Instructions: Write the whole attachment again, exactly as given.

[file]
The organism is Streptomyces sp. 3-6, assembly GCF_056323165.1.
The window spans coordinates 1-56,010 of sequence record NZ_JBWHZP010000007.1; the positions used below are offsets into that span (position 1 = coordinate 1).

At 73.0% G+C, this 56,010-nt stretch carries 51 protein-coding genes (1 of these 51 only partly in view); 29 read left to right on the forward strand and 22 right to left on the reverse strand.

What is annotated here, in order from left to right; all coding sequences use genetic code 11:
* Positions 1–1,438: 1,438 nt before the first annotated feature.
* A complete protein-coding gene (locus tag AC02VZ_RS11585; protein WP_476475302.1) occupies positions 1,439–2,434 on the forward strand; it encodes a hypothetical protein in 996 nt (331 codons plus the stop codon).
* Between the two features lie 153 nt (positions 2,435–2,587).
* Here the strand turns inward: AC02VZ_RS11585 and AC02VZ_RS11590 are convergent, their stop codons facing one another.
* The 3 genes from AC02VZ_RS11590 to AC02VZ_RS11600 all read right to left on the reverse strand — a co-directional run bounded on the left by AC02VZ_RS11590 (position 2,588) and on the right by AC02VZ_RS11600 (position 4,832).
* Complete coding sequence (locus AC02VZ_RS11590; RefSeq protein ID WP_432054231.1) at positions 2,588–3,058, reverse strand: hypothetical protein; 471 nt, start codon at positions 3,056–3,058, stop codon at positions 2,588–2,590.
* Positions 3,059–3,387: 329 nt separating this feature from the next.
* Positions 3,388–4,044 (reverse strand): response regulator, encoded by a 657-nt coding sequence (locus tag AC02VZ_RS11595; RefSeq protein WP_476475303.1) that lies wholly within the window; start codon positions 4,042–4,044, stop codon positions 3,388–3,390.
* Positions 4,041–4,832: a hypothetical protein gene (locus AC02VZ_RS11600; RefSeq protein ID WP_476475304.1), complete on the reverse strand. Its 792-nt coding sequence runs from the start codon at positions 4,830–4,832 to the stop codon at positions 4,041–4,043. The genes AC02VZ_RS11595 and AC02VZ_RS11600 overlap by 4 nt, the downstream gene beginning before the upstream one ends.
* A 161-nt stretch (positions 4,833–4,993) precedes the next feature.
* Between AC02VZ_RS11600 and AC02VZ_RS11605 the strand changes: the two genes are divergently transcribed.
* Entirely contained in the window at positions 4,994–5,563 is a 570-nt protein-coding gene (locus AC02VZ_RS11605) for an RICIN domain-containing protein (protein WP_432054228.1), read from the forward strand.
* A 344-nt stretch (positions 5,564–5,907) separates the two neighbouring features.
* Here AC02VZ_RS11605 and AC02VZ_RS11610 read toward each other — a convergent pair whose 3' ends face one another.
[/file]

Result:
The organism is Streptomyces sp. 3-6, assembly GCF_056323165.1.
The window spans coordinates 1-56,010 of sequence record NZ_JBWHZP010000007.1; the positions used below are offsets into that span (position 1 = coordinate 1).

At 73.0% G+C, this 56,010-nt stretch carries 51 protein-coding genes (1 of these 51 only partly in view); 29 read left to right on the forward strand and 22 right to left on the reverse strand.

What is annotated here, in order from left to right; all coding sequences use genetic code 11:
* Positions 1–1,438: 1,438 nt before the first annotated feature.
* A complete protein-coding gene (locus tag AC02VZ_RS11585; protein WP_476475302.1) occupies positions 1,439–2,434 on the forward strand; it encodes a hypothetical protein in 996 nt (331 codons plus the stop codon).
* Between the two features lie 153 nt (positions 2,435–2,587).
* Here the strand turns inward: AC02VZ_RS11585 and AC02VZ_RS11590 are convergent, their stop codons facing one another.
* The 3 genes from AC02VZ_RS11590 to AC02VZ_RS11600 all read right to left on the reverse strand — a co-directional run bounded on the left by AC02VZ_RS11590 (position 2,588) and on the right by AC02VZ_RS11600 (position 4,832).
* Complete coding sequence (locus AC02VZ_RS11590; RefSeq protein ID WP_432054231.1) at positions 2,588–3,058, reverse strand: hypothetical protein; 471 nt, start codon at positions 3,056–3,058, stop codon at positions 2,588–2,590.
* Positions 3,059–3,387: 329 nt separating this feature from the next.
* Positions 3,388–4,044 (reverse strand): response regulator, encoded by a 657-nt coding sequence (locus tag AC02VZ_RS11595; RefSeq protein WP_476475303.1) that lies wholly within the window; start codon positions 4,042–4,044, stop codon positions 3,388–3,390.
* Positions 4,041–4,832: a hypothetical protein gene (locus AC02VZ_RS11600; RefSeq protein ID WP_476475304.1), complete on the reverse strand. Its 792-nt coding sequence runs from the start codon at positions 4,830–4,832 to the stop codon at positions 4,041–4,043. The genes AC02VZ_RS11595 and AC02VZ_RS11600 overlap by 4 nt, the downstream gene beginning before the upstream one ends.
* A 161-nt stretch (positions 4,833–4,993) precedes the next feature.
* Between AC02VZ_RS11600 and AC02VZ_RS11605 the strand changes: the two genes are divergently transcribed.
* Entirely contained in the window at positions 4,994–5,563 is a 570-nt protein-coding gene (locus AC02VZ_RS11605) for an RICIN domain-containing protein (protein WP_432054228.1), read from the forward strand.
* A 344-nt stretch (positions 5,564–5,907) separates the two neighbouring features.
* Here AC02VZ_RS11605 and AC02VZ_RS11610 read toward each other — a convergent pair whose 3' ends face one another.